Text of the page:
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Support KMOS-TV, Celebrate UCM’s 150-Year History During Documentary’s Airing

By Jeff Murphy, November 30, 2021

people in normal assembly hall
A scene from many decades ago, students, faculty and staff fill the campus assembly hall at the State Normal School for the Second Normal District.

WARRENSBURG, MO – Join University of Central Missouri 2014 Distinguished Alumna Meryl Lin McKean and UCM President Roger J. Best to support local public broadcasting as they host a pledge drive at 7 p.m. Thursday, Dec. 2, during KMOS-TV’s airing of “Mule Tracks: UCM After 150 Years.”  

This in-depth program produced by the staff at KMOS-TV celebrates UCM’s rich history from its founding in 1871 as the State Normal School for the Second Normal District to its role today in educating students from Missouri and across the globe. Viewers will learn more about the university through official archive materials, historian interviews and recollections by current and former university leaders. They will also have an opportunity to pledge their financial gifts in support of the university’s public television station. While all support is welcome, a gift of $240 ($20 per month) comes with a Blue Ray DVD of the documentary and a copy of the “University of Central Missouri: 150 Years of Education for Service” book that was created in celebration of the university’s sesquicentennial in 2021.

Narrated by Marion “Woody” Woods (1450 KOKO/98.5 The Bar), “Mule Tracks” details significant events in the evolution of the university’s academic structure and the growth of the campus. This program premiered on KMOS-HD Channel 6.1 on Oct. 19, during the 2021 Homecoming week celebration. Additional information is available at

The two-hour documentary is rich with insights from university presidents including Best and some of his predecessors, Chuck Ambrose (2010-2018), Bobby Patton (1999-2005) and Ed Elliott (1985-1999).  Providing additional perspective are former First Lady Sandra Elliott and Jerry Hughes, vice president of Intercollegiate Athletics. 

Beginning with the establishment of the State Normal Schools by the Missouri Legislature, this documentary follows the progression of the institution through many changes. Originally founded to train public school teachers, State Normal School No. 2 was granted status in 1919 as the four-year Central Missouri State Teachers College. It grew to become Central Missouri State College in 1946, then attained university status in 1972 to reflect its expanding campus, curriculum and enrollment. In 2006 the name was modified to signal a mission beyond the region, turning Central Missouri State University into the University of Central Missouri.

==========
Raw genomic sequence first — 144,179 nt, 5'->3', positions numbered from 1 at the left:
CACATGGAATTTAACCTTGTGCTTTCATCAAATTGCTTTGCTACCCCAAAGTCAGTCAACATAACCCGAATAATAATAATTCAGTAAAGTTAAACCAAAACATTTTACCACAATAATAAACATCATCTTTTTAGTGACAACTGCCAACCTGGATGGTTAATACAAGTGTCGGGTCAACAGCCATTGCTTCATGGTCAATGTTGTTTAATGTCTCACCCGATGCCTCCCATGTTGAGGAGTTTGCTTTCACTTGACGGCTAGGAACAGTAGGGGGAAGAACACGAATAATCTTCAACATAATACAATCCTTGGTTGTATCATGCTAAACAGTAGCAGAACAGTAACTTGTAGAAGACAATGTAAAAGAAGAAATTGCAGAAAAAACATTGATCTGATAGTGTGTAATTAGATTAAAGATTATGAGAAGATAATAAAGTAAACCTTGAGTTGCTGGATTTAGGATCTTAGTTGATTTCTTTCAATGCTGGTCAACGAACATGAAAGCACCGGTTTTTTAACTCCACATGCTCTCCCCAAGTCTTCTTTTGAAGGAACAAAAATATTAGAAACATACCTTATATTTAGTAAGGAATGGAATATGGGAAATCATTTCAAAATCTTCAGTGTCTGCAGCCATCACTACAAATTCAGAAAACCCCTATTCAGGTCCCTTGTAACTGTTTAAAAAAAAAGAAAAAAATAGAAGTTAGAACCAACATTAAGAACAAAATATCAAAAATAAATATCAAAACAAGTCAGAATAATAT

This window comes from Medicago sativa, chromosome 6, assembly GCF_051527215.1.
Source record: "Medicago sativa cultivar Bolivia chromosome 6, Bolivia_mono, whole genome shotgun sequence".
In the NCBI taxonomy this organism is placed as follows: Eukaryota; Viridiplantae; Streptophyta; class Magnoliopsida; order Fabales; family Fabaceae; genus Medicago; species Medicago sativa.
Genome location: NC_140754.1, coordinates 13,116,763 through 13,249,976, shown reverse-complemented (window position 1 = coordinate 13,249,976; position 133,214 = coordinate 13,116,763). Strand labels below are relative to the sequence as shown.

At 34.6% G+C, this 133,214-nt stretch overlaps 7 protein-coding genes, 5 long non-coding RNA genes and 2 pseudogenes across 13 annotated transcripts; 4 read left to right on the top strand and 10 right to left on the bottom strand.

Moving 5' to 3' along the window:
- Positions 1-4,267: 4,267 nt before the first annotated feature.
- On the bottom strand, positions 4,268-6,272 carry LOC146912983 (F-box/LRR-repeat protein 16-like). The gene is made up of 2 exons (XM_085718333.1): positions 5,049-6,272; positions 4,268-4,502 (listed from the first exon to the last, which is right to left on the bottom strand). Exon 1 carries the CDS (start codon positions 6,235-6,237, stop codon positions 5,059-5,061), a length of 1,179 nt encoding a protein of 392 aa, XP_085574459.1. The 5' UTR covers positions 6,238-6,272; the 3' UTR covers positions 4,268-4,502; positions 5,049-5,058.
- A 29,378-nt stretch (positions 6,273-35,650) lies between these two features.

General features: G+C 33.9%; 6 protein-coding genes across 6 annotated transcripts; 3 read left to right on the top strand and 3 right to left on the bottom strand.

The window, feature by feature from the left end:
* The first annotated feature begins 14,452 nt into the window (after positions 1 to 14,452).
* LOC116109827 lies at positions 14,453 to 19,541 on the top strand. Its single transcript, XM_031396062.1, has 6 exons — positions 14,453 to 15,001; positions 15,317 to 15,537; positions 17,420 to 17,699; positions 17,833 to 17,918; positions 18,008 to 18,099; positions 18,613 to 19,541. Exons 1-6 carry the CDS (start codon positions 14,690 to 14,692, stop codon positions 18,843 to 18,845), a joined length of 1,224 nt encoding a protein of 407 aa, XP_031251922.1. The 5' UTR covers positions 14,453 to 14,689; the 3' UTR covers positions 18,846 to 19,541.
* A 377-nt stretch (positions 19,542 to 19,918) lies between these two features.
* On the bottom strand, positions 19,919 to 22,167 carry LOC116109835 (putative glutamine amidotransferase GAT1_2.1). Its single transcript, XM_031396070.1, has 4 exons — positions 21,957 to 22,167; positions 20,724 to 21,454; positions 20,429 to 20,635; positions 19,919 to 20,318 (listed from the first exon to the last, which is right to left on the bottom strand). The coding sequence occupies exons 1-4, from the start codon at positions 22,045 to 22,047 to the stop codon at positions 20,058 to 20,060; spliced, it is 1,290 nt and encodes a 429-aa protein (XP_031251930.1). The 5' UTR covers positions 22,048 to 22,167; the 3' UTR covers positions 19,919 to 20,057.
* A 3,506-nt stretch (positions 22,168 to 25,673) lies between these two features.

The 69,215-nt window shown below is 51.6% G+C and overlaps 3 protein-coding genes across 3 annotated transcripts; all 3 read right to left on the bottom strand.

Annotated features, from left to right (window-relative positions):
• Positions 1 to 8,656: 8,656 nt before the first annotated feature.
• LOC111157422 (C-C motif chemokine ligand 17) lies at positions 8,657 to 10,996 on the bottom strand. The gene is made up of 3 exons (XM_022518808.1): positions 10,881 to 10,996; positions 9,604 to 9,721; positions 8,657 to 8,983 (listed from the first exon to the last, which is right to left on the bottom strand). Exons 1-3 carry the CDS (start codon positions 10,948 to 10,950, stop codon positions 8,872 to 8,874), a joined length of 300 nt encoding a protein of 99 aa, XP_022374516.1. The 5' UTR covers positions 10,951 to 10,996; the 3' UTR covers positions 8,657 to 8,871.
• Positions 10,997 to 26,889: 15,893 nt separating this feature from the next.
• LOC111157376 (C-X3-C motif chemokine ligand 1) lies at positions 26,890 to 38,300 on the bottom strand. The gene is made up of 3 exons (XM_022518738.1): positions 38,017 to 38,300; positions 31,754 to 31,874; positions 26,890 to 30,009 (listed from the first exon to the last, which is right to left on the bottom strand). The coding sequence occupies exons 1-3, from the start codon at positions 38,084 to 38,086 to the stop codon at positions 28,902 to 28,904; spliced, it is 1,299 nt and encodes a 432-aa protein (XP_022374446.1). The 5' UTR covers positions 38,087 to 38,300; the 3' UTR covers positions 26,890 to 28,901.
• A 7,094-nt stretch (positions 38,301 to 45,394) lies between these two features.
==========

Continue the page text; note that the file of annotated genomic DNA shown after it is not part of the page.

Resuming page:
After opening 150 years ago with an enrollment of 30 students gathered on the second floor of the Warrensburg High School, UCM has grown to meet the challenges of a changing world and become a comprehensive state university that currently serves approximately 10,500 students.

In presenting the history of UCM, KMOS producers consulted several historians including Ashley McGuffey, author of “University of Central Missouri: 150 Years of Education for Service”; Delia Cook Gillis, professor of History and Africana Studies; Jon Taylor, professor of History; Amber Clifford-Napoleone, director of the McClure Archives and University Museum; Sara Brooks Sundberg, professor of History; and Bruce Uhler, president of the Johnson County Historical Society.
About KMOS
KMOS-TV is a noncommercial public station serving the citizens of 38 central Missouri counties with high-quality, educational content and experiences online, over-the-air and in our communities. KMOS-TV broadcasts programming on four channels throughout the region with programs for all ages on 6.1, lifestyle and how-to programs on 6.2, international news, documentaries and dramas on 6.3, and a full schedule of children’s programming to fit the schedule of every busy family on 6.4. 

Licensed to UCM, KMOS is integral to engaged learning as a professional learning lab for students from a variety of disciplines. In the spring of 2020, families seeking educational alternatives for their students with COVID-19 school closures looked to broadcasts of “KMOS Classroom: Summer School” for free lessons and materials. The 72-lesson series was a collaboration between KMOS and UCM’s College of Education. 



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